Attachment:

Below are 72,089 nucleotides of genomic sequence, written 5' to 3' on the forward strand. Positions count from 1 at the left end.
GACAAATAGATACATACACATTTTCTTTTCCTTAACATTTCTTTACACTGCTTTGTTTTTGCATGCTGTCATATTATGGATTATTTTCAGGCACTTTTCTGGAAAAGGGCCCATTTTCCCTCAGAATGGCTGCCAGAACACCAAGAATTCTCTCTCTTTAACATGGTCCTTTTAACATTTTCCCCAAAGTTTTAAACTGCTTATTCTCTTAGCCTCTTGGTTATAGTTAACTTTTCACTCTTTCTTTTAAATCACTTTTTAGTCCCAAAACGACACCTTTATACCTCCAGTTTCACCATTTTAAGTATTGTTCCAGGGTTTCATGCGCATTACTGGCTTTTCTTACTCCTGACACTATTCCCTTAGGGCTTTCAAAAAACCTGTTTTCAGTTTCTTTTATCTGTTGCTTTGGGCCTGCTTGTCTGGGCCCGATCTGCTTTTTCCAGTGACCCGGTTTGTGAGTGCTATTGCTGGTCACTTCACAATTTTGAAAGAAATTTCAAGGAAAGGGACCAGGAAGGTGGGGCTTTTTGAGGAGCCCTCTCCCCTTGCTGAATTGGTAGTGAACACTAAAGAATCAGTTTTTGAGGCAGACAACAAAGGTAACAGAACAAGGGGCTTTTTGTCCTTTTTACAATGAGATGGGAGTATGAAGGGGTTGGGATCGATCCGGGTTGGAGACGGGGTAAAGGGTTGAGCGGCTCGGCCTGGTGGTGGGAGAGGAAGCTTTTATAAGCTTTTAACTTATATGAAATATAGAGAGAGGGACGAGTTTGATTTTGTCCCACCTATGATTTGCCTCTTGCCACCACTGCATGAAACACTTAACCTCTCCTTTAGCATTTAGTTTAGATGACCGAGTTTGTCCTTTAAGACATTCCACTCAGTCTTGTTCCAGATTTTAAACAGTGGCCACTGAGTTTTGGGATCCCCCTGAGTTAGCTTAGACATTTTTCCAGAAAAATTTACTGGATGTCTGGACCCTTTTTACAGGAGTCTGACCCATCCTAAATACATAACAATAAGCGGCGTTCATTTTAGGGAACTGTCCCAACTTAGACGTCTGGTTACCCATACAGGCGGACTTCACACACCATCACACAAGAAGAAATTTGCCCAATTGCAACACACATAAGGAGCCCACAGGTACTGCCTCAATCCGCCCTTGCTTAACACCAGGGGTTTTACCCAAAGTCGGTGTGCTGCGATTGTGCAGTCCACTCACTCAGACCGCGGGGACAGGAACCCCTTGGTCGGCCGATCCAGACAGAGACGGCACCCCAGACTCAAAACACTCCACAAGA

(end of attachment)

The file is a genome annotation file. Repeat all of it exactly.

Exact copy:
Below are 72,089 nucleotides of genomic sequence, written 5' to 3' on the forward strand. Positions count from 1 at the left end.
GACAAATAGATACATACACATTTTCTTTTCCTTAACATTTCTTTACACTGCTTTGTTTTTGCATGCTGTCATATTATGGATTATTTTCAGGCACTTTTCTGGAAAAGGGCCCATTTTCCCTCAGAATGGCTGCCAGAACACCAAGAATTCTCTCTCTTTAACATGGTCCTTTTAACATTTTCCCCAAAGTTTTAAACTGCTTATTCTCTTAGCCTCTTGGTTATAGTTAACTTTTCACTCTTTCTTTTAAATCACTTTTTAGTCCCAAAACGACACCTTTATACCTCCAGTTTCACCATTTTAAGTATTGTTCCAGGGTTTCATGCGCATTACTGGCTTTTCTTACTCCTGACACTATTCCCTTAGGGCTTTCAAAAAACCTGTTTTCAGTTTCTTTTATCTGTTGCTTTGGGCCTGCTTGTCTGGGCCCGATCTGCTTTTTCCAGTGACCCGGTTTGTGAGTGCTATTGCTGGTCACTTCACAATTTTGAAAGAAATTTCAAGGAAAGGGACCAGGAAGGTGGGGCTTTTTGAGGAGCCCTCTCCCCTTGCTGAATTGGTAGTGAACACTAAAGAATCAGTTTTTGAGGCAGACAACAAAGGTAACAGAACAAGGGGCTTTTTGTCCTTTTTACAATGAGATGGGAGTATGAAGGGGTTGGGATCGATCCGGGTTGGAGACGGGGTAAAGGGTTGAGCGGCTCGGCCTGGTGGTGGGAGAGGAAGCTTTTATAAGCTTTTAACTTATATGAAATATAGAGAGAGGGACGAGTTTGATTTTGTCCCACCTATGATTTGCCTCTTGCCACCACTGCATGAAACACTTAACCTCTCCTTTAGCATTTAGTTTAGATGACCGAGTTTGTCCTTTAAGACATTCCACTCAGTCTTGTTCCAGATTTTAAACAGTGGCCACTGAGTTTTGGGATCCCCCTGAGTTAGCTTAGACATTTTTCCAGAAAAATTTACTGGATGTCTGGACCCTTTTTACAGGAGTCTGACCCATCCTAAATACATAACAATAAGCGGCGTTCATTTTAGGGAACTGTCCCAACTTAGACGTCTGGTTACCCATACAGGCGGACTTCACACACCATCACACAAGAAGAAATTTGCCCAATTGCAACACACATAAGGAGCCCACAGGTACTGCCTCAATCCGCCCTTGCTTAACACCAGGGGTTTTACCCAAAGTCGGTGTGCTGCGATTGTGCAGTCCACTCACTCAGACCGCGGGGACAGGAACCCCTTGGTCGGCCGATCCAGACAGAGACGGCACCCCAGACTCAAAACACTCCACAAGA